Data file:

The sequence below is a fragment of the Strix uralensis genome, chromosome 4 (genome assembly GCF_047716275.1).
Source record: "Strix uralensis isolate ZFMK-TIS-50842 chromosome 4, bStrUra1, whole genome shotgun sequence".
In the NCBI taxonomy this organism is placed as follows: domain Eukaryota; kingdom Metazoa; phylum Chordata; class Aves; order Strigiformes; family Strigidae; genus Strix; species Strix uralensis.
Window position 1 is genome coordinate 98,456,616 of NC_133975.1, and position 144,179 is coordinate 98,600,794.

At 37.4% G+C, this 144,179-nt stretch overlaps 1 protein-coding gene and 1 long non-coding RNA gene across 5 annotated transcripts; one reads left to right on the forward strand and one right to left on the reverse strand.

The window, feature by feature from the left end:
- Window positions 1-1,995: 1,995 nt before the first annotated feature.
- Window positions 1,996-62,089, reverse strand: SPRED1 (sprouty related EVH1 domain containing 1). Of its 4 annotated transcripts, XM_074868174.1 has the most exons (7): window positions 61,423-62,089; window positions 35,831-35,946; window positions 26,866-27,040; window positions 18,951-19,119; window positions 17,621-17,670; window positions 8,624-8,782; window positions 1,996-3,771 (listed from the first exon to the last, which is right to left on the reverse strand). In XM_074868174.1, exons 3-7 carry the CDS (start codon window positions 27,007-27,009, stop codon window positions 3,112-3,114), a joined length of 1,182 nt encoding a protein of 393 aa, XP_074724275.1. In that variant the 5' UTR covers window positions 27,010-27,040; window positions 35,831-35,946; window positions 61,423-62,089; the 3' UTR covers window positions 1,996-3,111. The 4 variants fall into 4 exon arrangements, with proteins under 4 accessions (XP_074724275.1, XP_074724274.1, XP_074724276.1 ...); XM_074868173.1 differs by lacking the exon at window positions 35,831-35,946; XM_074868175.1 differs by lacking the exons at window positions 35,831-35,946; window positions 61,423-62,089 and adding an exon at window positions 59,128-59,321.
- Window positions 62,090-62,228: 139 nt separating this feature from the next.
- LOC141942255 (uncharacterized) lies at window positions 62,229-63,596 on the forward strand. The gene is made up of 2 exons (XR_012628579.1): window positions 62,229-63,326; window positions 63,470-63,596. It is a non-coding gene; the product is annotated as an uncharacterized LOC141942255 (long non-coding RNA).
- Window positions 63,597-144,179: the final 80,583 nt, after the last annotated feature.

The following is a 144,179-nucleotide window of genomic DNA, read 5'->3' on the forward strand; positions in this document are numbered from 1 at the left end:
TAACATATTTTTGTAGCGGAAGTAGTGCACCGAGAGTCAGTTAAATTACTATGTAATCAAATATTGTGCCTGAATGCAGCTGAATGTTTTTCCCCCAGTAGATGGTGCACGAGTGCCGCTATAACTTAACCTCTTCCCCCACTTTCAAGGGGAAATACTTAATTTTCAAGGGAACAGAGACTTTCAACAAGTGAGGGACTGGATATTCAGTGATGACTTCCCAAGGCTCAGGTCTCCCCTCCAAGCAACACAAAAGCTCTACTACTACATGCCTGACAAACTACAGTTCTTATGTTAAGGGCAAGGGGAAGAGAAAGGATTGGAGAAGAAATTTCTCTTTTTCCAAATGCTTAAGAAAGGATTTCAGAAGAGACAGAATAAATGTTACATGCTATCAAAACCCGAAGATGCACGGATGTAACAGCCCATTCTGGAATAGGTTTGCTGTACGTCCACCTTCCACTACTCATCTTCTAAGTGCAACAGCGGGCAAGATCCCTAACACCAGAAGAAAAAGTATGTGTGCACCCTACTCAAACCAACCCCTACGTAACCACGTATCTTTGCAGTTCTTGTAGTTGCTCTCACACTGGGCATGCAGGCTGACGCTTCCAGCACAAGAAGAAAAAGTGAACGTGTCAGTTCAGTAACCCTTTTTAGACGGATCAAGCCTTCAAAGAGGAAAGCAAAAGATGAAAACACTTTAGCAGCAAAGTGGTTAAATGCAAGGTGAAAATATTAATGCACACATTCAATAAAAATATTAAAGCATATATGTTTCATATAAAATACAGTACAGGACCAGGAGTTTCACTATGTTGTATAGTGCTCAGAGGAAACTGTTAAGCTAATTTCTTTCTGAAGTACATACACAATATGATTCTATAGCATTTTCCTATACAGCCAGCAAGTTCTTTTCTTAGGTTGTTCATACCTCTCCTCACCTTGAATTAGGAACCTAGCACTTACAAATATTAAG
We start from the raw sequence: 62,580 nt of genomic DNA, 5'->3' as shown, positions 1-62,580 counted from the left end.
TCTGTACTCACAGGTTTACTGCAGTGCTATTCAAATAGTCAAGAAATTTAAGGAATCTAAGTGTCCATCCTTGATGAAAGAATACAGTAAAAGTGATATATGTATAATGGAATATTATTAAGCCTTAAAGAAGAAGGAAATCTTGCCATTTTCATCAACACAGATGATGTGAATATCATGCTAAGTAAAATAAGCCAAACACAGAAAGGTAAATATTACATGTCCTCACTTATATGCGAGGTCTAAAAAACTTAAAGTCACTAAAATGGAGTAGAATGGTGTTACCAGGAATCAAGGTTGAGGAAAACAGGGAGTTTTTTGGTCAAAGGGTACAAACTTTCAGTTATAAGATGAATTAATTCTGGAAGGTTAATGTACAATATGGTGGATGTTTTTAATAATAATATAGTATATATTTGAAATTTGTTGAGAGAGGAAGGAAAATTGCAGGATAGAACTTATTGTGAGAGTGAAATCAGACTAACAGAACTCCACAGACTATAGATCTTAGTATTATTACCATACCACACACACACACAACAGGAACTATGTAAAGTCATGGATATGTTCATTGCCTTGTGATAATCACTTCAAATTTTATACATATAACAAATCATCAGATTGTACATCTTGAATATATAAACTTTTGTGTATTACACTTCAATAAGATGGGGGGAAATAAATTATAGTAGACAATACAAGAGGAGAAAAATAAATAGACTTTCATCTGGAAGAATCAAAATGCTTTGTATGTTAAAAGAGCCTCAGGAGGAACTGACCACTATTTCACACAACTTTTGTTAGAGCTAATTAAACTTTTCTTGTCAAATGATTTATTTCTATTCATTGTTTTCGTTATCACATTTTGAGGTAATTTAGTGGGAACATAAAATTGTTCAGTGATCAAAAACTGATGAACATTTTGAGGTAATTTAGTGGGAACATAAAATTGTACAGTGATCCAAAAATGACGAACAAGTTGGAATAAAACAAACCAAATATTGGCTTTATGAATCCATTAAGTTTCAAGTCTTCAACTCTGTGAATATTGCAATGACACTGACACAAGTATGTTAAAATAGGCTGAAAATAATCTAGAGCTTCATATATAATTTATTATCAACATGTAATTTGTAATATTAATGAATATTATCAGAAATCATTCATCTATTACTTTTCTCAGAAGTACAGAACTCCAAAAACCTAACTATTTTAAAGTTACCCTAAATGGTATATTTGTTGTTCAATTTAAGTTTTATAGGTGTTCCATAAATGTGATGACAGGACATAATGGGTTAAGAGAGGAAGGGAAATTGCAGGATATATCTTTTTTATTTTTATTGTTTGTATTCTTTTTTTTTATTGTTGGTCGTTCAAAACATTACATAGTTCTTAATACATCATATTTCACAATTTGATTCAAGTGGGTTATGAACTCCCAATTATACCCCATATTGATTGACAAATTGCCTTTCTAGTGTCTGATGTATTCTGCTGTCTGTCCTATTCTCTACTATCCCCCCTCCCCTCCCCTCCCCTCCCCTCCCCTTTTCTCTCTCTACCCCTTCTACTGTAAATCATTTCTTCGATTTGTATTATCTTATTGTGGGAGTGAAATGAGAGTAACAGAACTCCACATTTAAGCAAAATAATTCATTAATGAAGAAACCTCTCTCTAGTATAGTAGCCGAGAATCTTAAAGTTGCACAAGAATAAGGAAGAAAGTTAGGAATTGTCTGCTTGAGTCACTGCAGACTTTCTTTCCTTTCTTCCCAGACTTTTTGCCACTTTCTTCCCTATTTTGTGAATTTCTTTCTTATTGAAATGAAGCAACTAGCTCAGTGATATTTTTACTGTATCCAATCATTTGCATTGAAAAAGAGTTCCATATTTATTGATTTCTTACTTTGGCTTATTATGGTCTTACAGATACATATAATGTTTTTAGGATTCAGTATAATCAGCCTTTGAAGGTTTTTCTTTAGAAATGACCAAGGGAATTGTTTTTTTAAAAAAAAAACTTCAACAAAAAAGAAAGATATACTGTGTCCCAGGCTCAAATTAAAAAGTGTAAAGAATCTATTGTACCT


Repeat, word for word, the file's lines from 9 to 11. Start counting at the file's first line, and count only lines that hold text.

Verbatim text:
- Window positions 62,090-62,228: 139 nt separating this feature from the next.
- LOC141942255 (uncharacterized) lies at window positions 62,229-63,596 on the forward strand. The gene is made up of 2 exons (XR_012628579.1): window positions 62,229-63,326; window positions 63,470-63,596. It is a non-coding gene; the product is annotated as an uncharacterized LOC141942255 (long non-coding RNA).
- Window positions 63,597-144,179: the final 80,583 nt, after the last annotated feature.